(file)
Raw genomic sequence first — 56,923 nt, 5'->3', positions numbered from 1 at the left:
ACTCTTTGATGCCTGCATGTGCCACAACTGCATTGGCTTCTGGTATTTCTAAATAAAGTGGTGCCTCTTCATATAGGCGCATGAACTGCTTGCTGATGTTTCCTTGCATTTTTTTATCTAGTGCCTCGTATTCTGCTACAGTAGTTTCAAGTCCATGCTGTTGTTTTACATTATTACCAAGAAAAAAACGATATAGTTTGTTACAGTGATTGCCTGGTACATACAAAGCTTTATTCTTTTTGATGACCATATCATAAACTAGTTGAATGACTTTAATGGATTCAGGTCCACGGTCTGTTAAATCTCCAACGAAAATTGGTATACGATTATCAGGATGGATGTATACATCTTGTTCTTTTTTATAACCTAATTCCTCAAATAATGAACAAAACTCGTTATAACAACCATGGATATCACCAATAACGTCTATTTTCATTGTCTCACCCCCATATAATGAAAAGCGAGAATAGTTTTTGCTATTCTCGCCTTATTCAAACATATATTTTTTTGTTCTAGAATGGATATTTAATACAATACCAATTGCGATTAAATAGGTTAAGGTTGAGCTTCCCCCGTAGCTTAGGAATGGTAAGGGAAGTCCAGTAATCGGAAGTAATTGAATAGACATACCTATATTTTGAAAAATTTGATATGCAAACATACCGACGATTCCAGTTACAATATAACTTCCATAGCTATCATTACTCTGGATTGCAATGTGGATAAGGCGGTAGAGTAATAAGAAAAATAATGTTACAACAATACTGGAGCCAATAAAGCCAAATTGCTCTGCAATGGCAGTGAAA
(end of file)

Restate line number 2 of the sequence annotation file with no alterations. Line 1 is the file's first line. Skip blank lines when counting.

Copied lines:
ACTCTTTGATGCCTGCATGTGCCACAACTGCATTGGCTTCTGGTATTTCTAAATAAAGTGGTGCCTCTTCATATAGGCGCATGAACTGCTTGCTGATGTTTCCTTGCATTTTTTTATCTAGTGCCTCGTATTCTGCTACAGTAGTTTCAAGTCCATGCTGTTGTTTTACATTATTACCAAGAAAAAAACGATATAGTTTGTTACAGTGATTGCCTGGTACATACAAAGCTTTATTCTTTTTGATGACCATATCATAAACTAGTTGAATGACTTTAATGGATTCAGGTCCACGGTCTGTTAAATCTCCAACGAAAATTGGTATACGATTATCAGGATGGATGTATACATCTTGTTCTTTTTTATAACCTAATTCCTCAAATAATGAACAAAACTCGTTATAACAACCATGGATATCACCAATAACGTCTATTTTCATTGTCTCACCCCCATATAATGAAAAGCGAGAATAGTTTTTGCTATTCTCGCCTTATTCAAACATATATTTTTTTGTTCTAGAATGGATATTTAATACAATACCAATTGCGATTAAATAGGTTAAGGTTGAGCTTCCCCCGTAGCTTAGGAATGGTAAGGGAAGTCCAGTAATCGGAAGTAATTGAATAGACATACCTATATTTTGAAAAATTTGATATGCAAACATACCGACGATTCCAGTTACAATATAACTTCCATAGCTATCATTACTCTGGATTGCAATGTGGATAAGGCGGTAGAGTAATAAGAAAAATAATGTTACAACAATACTGGAGCCAATAAAGCCAAATTGCTCTGCAATGGCAGTGAAA